Alabama business privilege tax returns must be filed no later than two and a half months after the start of the LLC owner’s taxable year. For example, an LLC operating on a calendar year would need to file the BPT return by March 15th of each year.
As an LLC owner, you’re required to file a BPT every year as long as your business operates in Alabama.
For LLCs that plan to hire employees, the LLC must have worker’s compensation insurance. The business must also establish a process to pay federal and state payroll taxes and unemployment insurance known as FUTA and SUTA, explained below.
Federal Unemployment Tax (FUTA)
The Federal Unemployment Tax (FUTA) provides payments for employees who lose their jobs voluntarily. When someone loses a job and files a claim, they may be eligible for unemployment benefits if they meet the requirements.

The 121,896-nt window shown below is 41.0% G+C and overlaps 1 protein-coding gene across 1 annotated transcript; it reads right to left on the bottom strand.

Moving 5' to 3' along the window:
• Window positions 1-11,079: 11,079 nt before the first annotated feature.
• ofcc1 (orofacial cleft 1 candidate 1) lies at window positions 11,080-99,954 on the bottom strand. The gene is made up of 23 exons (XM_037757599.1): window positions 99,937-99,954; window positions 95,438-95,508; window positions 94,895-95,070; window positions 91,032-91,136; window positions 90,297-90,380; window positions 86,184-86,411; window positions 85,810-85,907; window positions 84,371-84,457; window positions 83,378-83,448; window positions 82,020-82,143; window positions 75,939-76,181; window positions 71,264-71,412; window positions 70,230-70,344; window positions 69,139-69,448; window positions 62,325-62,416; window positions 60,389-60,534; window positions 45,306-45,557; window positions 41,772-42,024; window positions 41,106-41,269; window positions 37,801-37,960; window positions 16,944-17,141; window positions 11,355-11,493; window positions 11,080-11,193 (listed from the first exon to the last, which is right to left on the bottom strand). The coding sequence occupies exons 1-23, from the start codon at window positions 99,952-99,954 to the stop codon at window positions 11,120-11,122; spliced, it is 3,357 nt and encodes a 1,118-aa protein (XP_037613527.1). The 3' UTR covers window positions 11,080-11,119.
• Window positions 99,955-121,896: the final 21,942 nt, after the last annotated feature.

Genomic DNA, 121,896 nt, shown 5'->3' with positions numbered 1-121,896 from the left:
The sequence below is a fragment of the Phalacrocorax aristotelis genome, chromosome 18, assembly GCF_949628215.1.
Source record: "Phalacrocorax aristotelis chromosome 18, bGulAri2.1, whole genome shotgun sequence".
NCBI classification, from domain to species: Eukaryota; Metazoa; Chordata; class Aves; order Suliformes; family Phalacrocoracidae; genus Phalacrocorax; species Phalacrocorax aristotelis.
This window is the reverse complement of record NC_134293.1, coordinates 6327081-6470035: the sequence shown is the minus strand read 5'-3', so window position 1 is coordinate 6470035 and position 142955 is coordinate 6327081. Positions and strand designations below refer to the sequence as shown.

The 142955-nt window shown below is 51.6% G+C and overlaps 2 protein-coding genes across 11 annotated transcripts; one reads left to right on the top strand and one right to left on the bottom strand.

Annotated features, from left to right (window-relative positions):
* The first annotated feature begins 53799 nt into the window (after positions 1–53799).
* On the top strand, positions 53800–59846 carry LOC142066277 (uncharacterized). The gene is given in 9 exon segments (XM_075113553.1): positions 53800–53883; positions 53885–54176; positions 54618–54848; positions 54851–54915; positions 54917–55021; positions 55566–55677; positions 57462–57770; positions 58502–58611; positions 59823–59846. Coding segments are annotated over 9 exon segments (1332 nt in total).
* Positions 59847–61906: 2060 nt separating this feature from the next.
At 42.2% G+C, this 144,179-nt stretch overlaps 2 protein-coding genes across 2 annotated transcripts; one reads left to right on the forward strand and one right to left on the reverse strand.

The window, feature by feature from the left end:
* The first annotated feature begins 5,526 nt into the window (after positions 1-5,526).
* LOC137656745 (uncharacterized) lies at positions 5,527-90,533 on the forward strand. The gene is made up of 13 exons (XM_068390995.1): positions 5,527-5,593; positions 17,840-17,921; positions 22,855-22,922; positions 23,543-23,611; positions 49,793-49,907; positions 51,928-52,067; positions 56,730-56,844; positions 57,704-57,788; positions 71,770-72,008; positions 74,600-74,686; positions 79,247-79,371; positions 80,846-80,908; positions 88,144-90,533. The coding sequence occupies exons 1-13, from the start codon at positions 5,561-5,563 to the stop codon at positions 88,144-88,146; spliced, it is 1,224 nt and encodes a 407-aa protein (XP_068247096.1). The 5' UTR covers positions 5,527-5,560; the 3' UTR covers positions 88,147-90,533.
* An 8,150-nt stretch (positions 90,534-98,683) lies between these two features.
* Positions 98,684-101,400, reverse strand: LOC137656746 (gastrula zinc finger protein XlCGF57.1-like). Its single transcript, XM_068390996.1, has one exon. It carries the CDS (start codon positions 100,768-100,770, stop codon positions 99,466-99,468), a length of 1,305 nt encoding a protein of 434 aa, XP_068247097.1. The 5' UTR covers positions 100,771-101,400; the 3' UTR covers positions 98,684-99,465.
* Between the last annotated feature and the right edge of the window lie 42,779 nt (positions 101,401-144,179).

Although FUTA is a federal program, it’s managed through state unemployment systems that manage claims and payments to unemployed individuals.
State Unemployment Tax (SUTA)
The State Unemployment Tax (SUTA) rates are assigned to Alabama employers based on a benefit ratio calculated using the three most recent fiscal years of taxable payroll.
The fiscal year is July 1st through June 30th of the following year. Taxable payroll includes wages paid by July 31st of the prior year. The benefit ratio is determined by the payroll and benefit charges for the current year divided by the total taxable payroll for the three most recent taxable payroll years.
The annual tax rate ranges from less than 1% to almost 7%, depending on the benefit ratio.
Alabama business permits and licenses
Businesses in certain professions require licenses or permits to operate in Alabama, including: